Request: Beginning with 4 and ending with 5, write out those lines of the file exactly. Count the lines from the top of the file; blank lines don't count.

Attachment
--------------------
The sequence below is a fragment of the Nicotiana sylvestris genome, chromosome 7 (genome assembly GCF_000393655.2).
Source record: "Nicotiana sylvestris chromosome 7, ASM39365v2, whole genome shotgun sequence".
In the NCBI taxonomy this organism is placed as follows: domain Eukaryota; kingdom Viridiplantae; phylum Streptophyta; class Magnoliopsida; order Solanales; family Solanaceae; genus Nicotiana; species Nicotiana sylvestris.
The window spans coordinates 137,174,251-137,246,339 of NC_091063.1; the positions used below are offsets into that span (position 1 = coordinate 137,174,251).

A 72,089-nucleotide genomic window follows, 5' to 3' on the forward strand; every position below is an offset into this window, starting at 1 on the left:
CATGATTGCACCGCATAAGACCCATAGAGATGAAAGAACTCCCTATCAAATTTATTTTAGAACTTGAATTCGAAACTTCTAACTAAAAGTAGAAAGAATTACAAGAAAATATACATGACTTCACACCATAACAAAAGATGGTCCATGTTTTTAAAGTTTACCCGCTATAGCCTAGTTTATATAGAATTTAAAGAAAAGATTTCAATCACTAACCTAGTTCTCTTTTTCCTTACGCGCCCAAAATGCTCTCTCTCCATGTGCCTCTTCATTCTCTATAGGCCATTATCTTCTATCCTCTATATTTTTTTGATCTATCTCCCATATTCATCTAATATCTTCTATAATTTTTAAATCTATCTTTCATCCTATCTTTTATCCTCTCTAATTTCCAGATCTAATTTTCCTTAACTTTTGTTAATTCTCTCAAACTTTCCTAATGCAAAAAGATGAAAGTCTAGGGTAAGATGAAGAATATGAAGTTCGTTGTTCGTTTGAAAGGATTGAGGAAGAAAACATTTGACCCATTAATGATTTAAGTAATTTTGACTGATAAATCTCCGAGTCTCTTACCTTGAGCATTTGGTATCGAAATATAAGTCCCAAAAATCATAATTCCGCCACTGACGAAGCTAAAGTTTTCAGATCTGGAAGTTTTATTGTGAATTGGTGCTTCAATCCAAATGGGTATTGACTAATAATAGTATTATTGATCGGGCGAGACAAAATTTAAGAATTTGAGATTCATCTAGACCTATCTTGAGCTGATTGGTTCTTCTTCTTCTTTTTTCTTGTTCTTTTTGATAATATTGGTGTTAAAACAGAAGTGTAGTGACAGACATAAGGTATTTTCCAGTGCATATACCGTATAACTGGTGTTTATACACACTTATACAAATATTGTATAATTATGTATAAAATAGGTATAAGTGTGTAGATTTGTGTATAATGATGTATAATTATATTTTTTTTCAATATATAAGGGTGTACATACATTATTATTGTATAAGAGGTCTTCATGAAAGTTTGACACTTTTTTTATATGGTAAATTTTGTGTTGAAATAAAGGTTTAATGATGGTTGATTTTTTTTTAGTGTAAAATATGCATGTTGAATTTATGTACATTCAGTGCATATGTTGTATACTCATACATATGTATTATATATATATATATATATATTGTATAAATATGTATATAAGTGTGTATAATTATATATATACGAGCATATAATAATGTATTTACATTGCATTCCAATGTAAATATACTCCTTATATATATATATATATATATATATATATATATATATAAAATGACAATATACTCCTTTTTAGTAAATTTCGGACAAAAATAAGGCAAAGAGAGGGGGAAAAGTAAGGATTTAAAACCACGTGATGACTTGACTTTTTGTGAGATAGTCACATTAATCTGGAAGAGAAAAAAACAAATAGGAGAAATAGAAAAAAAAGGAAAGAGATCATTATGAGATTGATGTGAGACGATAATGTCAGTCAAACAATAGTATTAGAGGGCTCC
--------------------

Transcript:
The window spans coordinates 137,174,251-137,246,339 of NC_091063.1; the positions used below are offsets into that span (position 1 = coordinate 137,174,251).

A 72,089-nucleotide genomic window follows, 5' to 3' on the forward strand; every position below is an offset into this window, starting at 1 on the left: